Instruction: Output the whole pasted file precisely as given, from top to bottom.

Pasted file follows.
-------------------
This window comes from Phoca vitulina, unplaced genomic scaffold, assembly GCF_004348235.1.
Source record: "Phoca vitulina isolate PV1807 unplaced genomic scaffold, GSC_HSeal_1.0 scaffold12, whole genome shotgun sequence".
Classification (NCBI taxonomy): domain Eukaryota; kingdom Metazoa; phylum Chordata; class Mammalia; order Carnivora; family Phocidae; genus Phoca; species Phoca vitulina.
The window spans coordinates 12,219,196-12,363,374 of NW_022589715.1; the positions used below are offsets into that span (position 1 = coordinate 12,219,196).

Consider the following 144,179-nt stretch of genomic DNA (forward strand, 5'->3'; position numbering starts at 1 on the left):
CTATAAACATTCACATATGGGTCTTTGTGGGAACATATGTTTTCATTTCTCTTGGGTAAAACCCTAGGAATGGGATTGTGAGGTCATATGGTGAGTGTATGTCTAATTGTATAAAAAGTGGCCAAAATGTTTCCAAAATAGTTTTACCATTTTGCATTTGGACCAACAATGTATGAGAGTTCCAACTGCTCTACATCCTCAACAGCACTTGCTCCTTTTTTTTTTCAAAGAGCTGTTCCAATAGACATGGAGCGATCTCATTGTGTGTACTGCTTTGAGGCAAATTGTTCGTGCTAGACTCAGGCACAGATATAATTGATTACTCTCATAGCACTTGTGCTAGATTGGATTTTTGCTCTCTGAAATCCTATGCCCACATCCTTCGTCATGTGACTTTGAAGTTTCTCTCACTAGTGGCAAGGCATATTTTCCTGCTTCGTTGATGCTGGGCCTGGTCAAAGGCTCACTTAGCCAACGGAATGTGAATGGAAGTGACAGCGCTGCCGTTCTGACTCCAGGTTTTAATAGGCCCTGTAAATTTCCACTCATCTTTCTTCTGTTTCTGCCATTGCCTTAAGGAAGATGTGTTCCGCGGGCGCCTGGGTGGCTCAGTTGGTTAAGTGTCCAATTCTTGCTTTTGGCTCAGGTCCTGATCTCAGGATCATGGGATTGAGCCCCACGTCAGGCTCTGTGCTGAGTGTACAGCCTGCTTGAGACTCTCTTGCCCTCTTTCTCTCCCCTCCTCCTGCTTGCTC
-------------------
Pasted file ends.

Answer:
This window comes from Phoca vitulina, unplaced genomic scaffold, assembly GCF_004348235.1.
Source record: "Phoca vitulina isolate PV1807 unplaced genomic scaffold, GSC_HSeal_1.0 scaffold12, whole genome shotgun sequence".
Classification (NCBI taxonomy): domain Eukaryota; kingdom Metazoa; phylum Chordata; class Mammalia; order Carnivora; family Phocidae; genus Phoca; species Phoca vitulina.
The window spans coordinates 12,219,196-12,363,374 of NW_022589715.1; the positions used below are offsets into that span (position 1 = coordinate 12,219,196).

Consider the following 144,179-nt stretch of genomic DNA (forward strand, 5'->3'; position numbering starts at 1 on the left):
CTATAAACATTCACATATGGGTCTTTGTGGGAACATATGTTTTCATTTCTCTTGGGTAAAACCCTAGGAATGGGATTGTGAGGTCATATGGTGAGTGTATGTCTAATTGTATAAAAAGTGGCCAAAATGTTTCCAAAATAGTTTTACCATTTTGCATTTGGACCAACAATGTATGAGAGTTCCAACTGCTCTACATCCTCAACAGCACTTGCTCCTTTTTTTTTTCAAAGAGCTGTTCCAATAGACATGGAGCGATCTCATTGTGTGTACTGCTTTGAGGCAAATTGTTCGTGCTAGACTCAGGCACAGATATAATTGATTACTCTCATAGCACTTGTGCTAGATTGGATTTTTGCTCTCTGAAATCCTATGCCCACATCCTTCGTCATGTGACTTTGAAGTTTCTCTCACTAGTGGCAAGGCATATTTTCCTGCTTCGTTGATGCTGGGCCTGGTCAAAGGCTCACTTAGCCAACGGAATGTGAATGGAAGTGACAGCGCTGCCGTTCTGACTCCAGGTTTTAATAGGCCCTGTAAATTTCCACTCATCTTTCTTCTGTTTCTGCCATTGCCTTAAGGAAGATGTGTTCCGCGGGCGCCTGGGTGGCTCAGTTGGTTAAGTGTCCAATTCTTGCTTTTGGCTCAGGTCCTGATCTCAGGATCATGGGATTGAGCCCCACGTCAGGCTCTGTGCTGAGTGTACAGCCTGCTTGAGACTCTCTTGCCCTCTTTCTCTCCCCTCCTCCTGCTTGCTC